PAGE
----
BLOAT OR GASTRIC DILATATION AND VOLVULUS (GDV)
BLOAT can kill a dog in hours and is extremely painful!
It is ALWAYS an EMERGENCY situation!
Gastric dilatation-volvulus (GDV), or bloat, is a serious, life-threatening condition of large breed dogs. Deep chested dogs such as German Shepherd Dogs are particularly at risk.
Bloating of the stomach is often related to swallowed air (although food and fluid can also be present). It usually happens when there’s an abnormal accumulation of air, fluid, and/or foam in the stomach (“gastric dilatation”).
Stress can be a contributing factor also. Bloat can occur with or without “volvulus” (twisting). As the stomach swells, it may rotate 90° to 360°, twisting between its fixed attachments at the esophagus (food tube) and at the duodenum (the upper intestine). The twisting stomach traps air, food, and water in the stomach. The bloated stomach obstructs veins in the abdomen, leading to low blood pressure, shock, and damage to internal organs. The combined effect can quickly kill a dog.
Typical symptoms often include some (but not necessarily all) of the following, according to the links below. Unfortunately, from the onset of the first symptoms you have very little time (sometimes minutes, sometimes hours) to get immediate medical attention for your dog. Know your dog and know when it’s not acting right.
● Attempts to vomit (usually unsuccessful); may occur every 5-20 minutes. This seems to be one of the most common symptoms & has been referred to as the “hallmark symptom.”
● Doesn’t act like usual self. Perhaps the earliest warning sign & may be the only sign that almost always occurs.
● Significant anxiety and restlessness. One of the earliest warning signs and seems fairly typical.
● “ Hunched up” or “roached up” appearance. This seems to occur fairly frequently.
● Bloated abdomen that may feel tight (like a drum). Despite the term “bloat,” many times this symptom never occurs or is not apparent.
● Pale or off-color gums. Dark red in early stages, white or blue in later stages.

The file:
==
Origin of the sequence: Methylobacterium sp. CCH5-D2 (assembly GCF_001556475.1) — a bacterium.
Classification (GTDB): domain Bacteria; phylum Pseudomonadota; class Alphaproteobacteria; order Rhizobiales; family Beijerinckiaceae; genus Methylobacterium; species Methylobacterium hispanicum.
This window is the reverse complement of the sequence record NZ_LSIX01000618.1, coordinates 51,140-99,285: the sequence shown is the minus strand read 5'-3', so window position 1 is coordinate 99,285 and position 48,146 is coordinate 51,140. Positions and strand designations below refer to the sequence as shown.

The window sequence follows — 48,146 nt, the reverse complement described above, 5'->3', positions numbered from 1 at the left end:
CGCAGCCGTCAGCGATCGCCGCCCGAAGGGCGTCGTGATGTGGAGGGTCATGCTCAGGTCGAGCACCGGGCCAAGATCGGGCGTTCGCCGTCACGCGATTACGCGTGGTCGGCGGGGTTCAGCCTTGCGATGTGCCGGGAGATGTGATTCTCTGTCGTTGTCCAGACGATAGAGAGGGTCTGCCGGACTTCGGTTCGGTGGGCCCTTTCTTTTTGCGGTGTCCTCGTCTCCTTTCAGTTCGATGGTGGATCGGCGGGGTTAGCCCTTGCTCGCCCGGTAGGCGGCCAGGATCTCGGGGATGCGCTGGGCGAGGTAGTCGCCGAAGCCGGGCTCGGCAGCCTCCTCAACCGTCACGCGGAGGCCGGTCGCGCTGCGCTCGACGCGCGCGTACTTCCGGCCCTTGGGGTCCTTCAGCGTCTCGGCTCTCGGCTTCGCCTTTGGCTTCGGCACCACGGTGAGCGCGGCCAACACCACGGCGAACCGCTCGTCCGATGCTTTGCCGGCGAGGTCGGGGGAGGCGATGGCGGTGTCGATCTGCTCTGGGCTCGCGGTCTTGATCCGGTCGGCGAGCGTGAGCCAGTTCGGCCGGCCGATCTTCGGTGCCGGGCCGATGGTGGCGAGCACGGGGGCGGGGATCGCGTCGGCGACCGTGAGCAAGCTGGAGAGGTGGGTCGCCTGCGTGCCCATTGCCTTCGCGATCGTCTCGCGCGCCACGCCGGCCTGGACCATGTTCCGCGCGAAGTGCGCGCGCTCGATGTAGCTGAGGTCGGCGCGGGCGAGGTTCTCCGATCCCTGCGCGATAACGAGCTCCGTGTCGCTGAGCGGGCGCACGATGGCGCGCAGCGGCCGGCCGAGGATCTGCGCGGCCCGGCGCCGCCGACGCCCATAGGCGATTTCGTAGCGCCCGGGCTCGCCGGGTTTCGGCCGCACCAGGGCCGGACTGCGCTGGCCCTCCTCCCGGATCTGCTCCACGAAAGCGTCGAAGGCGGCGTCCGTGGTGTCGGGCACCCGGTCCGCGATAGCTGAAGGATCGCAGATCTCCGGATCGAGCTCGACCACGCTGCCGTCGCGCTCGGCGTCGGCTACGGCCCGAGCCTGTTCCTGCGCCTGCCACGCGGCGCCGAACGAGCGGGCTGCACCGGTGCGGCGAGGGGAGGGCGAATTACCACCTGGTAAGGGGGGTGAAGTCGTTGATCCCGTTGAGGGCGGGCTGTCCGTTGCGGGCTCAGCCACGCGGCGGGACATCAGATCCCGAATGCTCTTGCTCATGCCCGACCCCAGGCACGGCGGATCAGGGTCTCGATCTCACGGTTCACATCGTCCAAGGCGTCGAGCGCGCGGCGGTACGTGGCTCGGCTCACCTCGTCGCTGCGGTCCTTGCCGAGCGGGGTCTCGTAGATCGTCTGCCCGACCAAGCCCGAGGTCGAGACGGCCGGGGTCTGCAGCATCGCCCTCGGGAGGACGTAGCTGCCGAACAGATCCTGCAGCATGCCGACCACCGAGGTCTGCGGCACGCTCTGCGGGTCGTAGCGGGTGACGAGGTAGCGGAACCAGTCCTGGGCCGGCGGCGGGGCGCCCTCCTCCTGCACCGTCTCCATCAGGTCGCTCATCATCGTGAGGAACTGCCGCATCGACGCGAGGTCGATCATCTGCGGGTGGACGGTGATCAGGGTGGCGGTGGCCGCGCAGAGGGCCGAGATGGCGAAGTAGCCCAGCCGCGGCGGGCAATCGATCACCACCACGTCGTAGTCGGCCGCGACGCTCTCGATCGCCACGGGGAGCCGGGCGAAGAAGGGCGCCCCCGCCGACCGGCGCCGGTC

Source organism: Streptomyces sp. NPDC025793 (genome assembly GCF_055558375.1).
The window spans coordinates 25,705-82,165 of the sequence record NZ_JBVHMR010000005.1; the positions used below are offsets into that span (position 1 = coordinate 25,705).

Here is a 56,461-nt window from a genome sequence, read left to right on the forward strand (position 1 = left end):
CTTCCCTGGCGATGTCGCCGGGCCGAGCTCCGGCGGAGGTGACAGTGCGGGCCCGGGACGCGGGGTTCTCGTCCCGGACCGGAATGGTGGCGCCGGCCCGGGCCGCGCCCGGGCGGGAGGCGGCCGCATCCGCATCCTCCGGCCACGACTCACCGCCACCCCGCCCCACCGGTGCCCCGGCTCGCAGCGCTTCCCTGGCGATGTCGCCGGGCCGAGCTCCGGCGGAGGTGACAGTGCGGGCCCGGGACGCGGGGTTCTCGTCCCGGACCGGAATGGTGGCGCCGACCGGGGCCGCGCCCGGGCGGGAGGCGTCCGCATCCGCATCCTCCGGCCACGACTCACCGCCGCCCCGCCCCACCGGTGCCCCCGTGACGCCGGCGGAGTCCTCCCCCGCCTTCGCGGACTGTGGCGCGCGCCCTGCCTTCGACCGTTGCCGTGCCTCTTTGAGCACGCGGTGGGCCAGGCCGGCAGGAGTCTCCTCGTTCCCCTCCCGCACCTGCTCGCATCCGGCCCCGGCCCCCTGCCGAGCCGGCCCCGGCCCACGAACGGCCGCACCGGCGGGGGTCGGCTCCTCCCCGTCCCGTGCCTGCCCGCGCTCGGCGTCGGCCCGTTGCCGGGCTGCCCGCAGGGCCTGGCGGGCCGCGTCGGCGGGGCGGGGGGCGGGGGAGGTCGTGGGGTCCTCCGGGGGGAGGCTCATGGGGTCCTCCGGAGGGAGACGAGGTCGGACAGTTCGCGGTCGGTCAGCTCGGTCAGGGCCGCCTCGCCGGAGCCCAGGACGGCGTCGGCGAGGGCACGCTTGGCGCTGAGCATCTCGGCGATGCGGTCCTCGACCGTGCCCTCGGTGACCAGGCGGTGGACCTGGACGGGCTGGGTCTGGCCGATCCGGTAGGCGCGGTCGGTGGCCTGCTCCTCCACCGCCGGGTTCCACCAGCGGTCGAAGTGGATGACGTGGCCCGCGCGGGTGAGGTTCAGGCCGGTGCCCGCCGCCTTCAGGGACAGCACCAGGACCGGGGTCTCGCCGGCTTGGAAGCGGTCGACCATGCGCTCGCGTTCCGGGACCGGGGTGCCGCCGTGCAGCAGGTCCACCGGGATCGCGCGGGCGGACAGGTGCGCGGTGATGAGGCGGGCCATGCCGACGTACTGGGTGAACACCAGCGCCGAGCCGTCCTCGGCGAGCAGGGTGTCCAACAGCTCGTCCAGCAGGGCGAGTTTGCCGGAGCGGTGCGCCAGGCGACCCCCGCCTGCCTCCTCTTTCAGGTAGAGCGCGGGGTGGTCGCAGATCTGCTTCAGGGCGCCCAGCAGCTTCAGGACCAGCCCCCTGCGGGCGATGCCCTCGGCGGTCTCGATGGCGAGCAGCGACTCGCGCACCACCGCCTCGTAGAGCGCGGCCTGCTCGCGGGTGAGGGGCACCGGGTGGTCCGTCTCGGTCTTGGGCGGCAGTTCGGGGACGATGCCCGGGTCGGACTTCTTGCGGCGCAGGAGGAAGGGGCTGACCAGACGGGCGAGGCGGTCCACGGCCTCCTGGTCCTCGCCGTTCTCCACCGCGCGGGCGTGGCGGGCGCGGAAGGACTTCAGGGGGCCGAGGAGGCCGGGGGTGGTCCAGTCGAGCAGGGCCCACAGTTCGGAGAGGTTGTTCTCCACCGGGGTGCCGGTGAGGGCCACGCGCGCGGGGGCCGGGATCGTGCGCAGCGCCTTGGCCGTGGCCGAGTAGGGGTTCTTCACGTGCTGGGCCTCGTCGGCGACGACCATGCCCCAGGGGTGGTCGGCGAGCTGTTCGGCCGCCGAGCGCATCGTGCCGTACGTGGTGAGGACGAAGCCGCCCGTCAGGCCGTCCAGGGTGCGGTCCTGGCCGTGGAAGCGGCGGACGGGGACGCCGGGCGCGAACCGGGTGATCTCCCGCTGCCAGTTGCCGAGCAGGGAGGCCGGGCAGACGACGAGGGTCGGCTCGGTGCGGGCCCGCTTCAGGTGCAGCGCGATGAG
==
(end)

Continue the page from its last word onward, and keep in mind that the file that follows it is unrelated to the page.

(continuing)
● Lack of normal gurgling and digestive sounds in the tummy. Many dog owners report this after putting their ear to their dog’s tummy.
● Unproductive gagging
● Heavy salivating or drooling
● Foamy mucous around the lips, or vomiting foamy mucous
● Unproductive attempts to defecate
● Licking the air
● Seeking a hiding place
● Looking at their side or other evidence of abdominal pain or discomfort
● May refuse to lie down or even sit down
● May attempt to eat small stones and twigs
● Drinking excessively
● Heavy or rapid panting
● Shallow breathing
● Cold mouth membranes
● Apparent weakness; unable to stand or has a spread-legged stance. Especially in advanced stage.
● Accelerated heartbeat. Heart rate increases as bloating progresses.
● Weak pulse
PREVENTION: Because no one understands the cause of bloat, there is no real way to prevent it. However, there are indications that following a few simple measures may help.
Above all, remember –
Bloat is an emergency situation in which TIME is the key to successful management.
BE SAFE-DON’T WAIT!
- Simethicone (store brand-Phazyme) should be kept in your cabinet at all times. It is an anti-gas pill that can help to buy your vet some time should you think your dog is bloating. It may even stop the bloat if in the beginning stages. If you wait too long, the dog will not be able to swallow the pill. Make sure you tell your vet you have given the pills.
- Don’t exercise your dog heavily 1 hour before or 1-2 hours after eating.
- Avoid single large meals. Instead, feed 2-3 small meals a day.
- Don’t let your dog drink large quantities of water at one time.
Studies have shown significant new findings including the importance of what you feed your dog and, surprisingly, that raised dog bowls are related to an increase in bloat also. Purdue University did a study that which indicates that raising your dog’s bowl may actually increase your dog’s chance of getting bloat by as much as 100% or more!
|Risk Factor||Relative Risk||Interpretation|
|Age in years||1.20||20% increase in risk for each year increase in age|
|Chest depth/width ratio(1.0 to 2.4)||2.70||170% increase in risk for each unit increase in chest depth/width ratio|
|First degree relative with GDV (yes vs. no)||1.63||63% increase in risk associated with having a first degree relative with GDV|
|Using a raised feed bowl
(yes vs. no)
|2.10||110% increase in risk associated with using a raised food bowl|
|Speed of eating (1-10 scale)||[for Large dogs only] 1.15||15% increase in risk for each unit increase in speed of eating score for large dogs|
Table from Purdue University
PERDUE BLOAT STUDY- 3/2009
Studies are shedding more light on Gastric Dilatation Volvulus (GDV), otherwise known as bloat. It is the second leading cause of death in large-breed and giant-breed dogs. GDV strikes suddenly and has a mortality rate as high as 30%.
Research primarily at Purdue University has identified a number of feeding management and dietary factors that increased the risk of GDV. Following are some of the Study recommendations:
● Feed two or more meals a day